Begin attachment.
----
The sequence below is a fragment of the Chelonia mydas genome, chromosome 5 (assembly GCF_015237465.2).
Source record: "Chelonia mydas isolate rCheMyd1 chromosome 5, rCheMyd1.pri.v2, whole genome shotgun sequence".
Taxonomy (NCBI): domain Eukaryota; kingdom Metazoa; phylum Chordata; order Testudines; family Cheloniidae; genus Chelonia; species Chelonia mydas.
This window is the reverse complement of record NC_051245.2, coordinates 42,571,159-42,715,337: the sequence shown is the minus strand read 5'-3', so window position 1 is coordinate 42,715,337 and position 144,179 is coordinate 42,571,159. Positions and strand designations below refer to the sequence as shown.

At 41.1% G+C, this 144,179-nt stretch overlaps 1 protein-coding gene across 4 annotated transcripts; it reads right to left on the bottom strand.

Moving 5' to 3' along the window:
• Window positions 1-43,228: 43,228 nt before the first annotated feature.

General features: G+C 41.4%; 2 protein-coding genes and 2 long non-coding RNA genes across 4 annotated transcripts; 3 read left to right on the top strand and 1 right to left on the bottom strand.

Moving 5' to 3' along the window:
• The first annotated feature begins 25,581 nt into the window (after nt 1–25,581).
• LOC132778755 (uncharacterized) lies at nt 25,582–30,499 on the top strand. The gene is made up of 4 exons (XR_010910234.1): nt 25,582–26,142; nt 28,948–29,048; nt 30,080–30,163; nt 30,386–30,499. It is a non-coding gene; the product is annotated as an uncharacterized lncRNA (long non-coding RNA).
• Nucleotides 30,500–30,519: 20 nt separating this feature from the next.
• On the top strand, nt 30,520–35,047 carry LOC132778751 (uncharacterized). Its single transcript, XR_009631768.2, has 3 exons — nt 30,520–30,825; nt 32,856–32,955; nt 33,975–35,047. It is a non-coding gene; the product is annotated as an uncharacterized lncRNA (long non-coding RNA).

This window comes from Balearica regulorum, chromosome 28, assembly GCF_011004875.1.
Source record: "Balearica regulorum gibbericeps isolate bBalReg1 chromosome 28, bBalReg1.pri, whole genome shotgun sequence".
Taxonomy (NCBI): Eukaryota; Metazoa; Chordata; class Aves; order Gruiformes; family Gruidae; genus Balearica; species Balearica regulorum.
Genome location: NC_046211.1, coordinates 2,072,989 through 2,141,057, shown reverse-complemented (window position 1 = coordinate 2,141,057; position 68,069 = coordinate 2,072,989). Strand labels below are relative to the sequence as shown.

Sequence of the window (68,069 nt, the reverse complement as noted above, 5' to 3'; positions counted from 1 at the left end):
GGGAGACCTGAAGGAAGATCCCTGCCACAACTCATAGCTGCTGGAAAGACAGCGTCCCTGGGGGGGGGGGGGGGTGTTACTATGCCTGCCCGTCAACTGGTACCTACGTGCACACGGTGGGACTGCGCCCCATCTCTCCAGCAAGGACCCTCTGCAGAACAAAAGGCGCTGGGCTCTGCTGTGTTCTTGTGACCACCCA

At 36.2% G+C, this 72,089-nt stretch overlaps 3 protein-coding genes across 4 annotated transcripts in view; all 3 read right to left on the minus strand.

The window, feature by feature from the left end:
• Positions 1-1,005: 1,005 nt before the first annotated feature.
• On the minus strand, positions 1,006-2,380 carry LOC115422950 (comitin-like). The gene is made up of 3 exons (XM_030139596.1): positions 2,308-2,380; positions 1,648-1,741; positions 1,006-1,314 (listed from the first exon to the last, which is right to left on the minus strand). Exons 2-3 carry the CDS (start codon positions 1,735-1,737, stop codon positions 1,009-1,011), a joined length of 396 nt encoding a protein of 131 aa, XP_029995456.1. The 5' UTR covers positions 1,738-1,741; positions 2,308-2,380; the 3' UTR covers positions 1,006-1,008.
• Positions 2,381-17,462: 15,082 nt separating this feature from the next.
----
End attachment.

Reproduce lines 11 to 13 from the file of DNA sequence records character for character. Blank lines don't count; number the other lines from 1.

• LOC132778755 (uncharacterized) lies at nt 25,582–30,499 on the top strand. The gene is made up of 4 exons (XR_010910234.1): nt 25,582–26,142; nt 28,948–29,048; nt 30,080–30,163; nt 30,386–30,499. It is a non-coding gene; the product is annotated as an uncharacterized lncRNA (long non-coding RNA).
• Nucleotides 30,500–30,519: 20 nt separating this feature from the next.
• On the top strand, nt 30,520–35,047 carry LOC132778751 (uncharacterized). Its single transcript, XR_009631768.2, has 3 exons — nt 30,520–30,825; nt 32,856–32,955; nt 33,975–35,047. It is a non-coding gene; the product is annotated as an uncharacterized lncRNA (long non-coding RNA).